And before he can even start he begs him, Mr. Jordan, look, I know I shouldn't be drinking. I got a nervous condition, and I can't lose this job. I need money for medical school, please. I'll do anything. Grandpa says, look, Needles, I like you. Come. So he strikes a deal with him. He has 30 gallons of white paint in the basement. Needles can go door to door painting houses until the paint runs out. And Needles, he's true to his word. He goes out painting, and he comes back with a load of cash. And they split it up. Then he says, you know, Mr. Jordan, if we had a truck, I could do bigger jobs. So they go downtown and grandpa buys an old pickup truck. The next day, Needles goes off to paint. And that night, Needles doesn't come back. He's gone. Vamoose. No more Needles. Instead, a few days later, two military police show up at the bar - white hats, white belts, white armbands that say MP. They say they're looking for a guy - a guy who's passed himself off as a medical student. Have you seen this guy? Sure, Needles. Used to work here, but I fired him for drinking.

Grandpa pours them some coffee, gives them some pie, and in between bites they tell him Needles was an Army medic. He could handle the death but not the shelling, and so he deserted. And now the military police were looking for him. Do you have any idea where he is? And my grandpa knows what everybody knows - for desertion, the ultimate penalty is death. Do you know where he might have gone, how he might get there? My grandpa pauses. And I say, Grandpa, did you tell him Needles took your truck? He says, no, Marky, no. And then he holds open his hands. Listen to me, Marks, how many lives, how many lives he saved, Marks? You don't shoot the doctor, Marky. You don't shoot him. You don't shoot him.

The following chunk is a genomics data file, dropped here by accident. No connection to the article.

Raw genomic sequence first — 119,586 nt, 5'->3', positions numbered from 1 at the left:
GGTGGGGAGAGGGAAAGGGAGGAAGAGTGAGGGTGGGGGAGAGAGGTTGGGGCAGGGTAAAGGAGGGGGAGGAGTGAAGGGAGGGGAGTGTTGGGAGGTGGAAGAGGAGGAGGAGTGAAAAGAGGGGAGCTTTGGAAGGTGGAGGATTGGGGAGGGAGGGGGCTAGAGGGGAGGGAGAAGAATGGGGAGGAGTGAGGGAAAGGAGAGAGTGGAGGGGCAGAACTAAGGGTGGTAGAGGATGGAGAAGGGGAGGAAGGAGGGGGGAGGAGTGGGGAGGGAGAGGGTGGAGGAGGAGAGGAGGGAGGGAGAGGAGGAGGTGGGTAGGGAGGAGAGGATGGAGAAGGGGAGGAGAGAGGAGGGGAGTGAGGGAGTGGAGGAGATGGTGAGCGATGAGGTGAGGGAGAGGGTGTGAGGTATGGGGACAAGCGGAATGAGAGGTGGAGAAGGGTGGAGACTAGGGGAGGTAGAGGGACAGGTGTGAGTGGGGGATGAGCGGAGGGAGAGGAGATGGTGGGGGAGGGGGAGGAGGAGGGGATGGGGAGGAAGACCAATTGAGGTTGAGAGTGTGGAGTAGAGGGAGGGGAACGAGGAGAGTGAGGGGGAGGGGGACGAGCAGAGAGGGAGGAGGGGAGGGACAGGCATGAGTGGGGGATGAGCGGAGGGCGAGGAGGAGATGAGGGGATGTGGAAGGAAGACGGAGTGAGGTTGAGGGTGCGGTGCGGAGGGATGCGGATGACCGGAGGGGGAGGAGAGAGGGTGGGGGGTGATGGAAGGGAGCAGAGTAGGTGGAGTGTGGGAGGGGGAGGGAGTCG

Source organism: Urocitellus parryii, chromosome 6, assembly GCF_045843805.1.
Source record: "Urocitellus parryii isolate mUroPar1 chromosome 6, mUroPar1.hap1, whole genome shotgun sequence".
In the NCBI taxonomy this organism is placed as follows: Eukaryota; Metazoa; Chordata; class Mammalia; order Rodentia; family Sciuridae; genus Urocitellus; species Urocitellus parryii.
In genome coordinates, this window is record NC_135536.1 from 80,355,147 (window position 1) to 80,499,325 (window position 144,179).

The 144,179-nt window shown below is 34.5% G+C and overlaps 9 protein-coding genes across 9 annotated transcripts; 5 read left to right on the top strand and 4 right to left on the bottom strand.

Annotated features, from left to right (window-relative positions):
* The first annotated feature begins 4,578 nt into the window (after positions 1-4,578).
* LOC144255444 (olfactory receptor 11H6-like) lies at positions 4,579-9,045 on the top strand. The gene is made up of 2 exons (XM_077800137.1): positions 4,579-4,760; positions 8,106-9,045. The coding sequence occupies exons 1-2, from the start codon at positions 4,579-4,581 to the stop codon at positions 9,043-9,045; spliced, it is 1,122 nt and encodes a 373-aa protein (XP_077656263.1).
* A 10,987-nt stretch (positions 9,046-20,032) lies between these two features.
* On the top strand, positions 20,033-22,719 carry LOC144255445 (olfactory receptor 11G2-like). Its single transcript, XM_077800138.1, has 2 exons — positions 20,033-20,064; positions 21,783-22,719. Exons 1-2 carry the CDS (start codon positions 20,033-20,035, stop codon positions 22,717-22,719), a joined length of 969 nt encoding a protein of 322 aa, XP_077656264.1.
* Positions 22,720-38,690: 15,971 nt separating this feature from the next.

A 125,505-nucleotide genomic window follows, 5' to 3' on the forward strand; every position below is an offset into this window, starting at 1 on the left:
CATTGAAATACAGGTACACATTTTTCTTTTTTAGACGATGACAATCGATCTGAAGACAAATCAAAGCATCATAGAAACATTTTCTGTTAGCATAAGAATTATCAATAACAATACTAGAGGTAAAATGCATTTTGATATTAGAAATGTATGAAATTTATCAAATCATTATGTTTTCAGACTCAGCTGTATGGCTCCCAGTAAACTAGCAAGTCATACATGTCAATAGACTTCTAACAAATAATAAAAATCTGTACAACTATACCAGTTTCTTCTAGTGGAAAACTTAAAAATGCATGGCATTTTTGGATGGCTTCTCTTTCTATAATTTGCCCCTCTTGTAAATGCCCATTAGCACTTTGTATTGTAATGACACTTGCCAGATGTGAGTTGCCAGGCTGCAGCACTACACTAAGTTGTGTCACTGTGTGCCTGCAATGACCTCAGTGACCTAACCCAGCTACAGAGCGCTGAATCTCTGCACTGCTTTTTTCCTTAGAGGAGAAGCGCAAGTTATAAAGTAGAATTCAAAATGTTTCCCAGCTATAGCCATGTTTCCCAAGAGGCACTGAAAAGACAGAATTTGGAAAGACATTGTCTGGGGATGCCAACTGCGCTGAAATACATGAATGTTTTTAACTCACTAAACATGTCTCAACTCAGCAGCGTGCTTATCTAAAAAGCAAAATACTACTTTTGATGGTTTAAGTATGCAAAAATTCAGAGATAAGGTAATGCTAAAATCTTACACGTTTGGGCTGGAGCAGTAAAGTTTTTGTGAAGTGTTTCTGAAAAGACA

WASHINGTON: All right, it's about that time partners. But don't despair. Don't scream. Don't smack someone you love upside the back of the head, no, 'cause full SNAP episodes are available right now for your listening pleasure - snapjudgment.org. If you tweet me, then I'll tweet you back. Our Twitter handle is @SnapJudgmentORG. And Facebook doesn't even make any sense without SNAP JUDGMENT. Stitcher, SoundCloud, iTunes - however you want it, that's how we make it. SNAP was produced by myself and the most desperate band of desperados the world has ever known. Now have you ever felt sorry for beating up the neighbor kid, invited him over to apologize, and when he knocked on the door, you stole his lunch money. Well, that is no way to treat the Corporation for Public Broadcasting. And I for one will not stand for it. Many thanks to the CPB, PRX, the Public Radio Exchange, putting the public in public media and the public likes that are not - PRX.org.

And now, this is not the news. No way is this the news. In fact, you and your best buddy could come up with a scheme to take Las Vegas's Bellagio Hotel out of millions of dollars by supplying them secretly coded decks of cards designed specially by you. And when you sit down at the blackjack table, you know exactly which cards the dealer is holding. And right when you are about to make your big score, the pit boss comes over, puts his hand on your shoulder and says he wants to know something. Why is your face on every single joker card? You could do all that and you would still not be as far away from the news as this is. But this is NPR.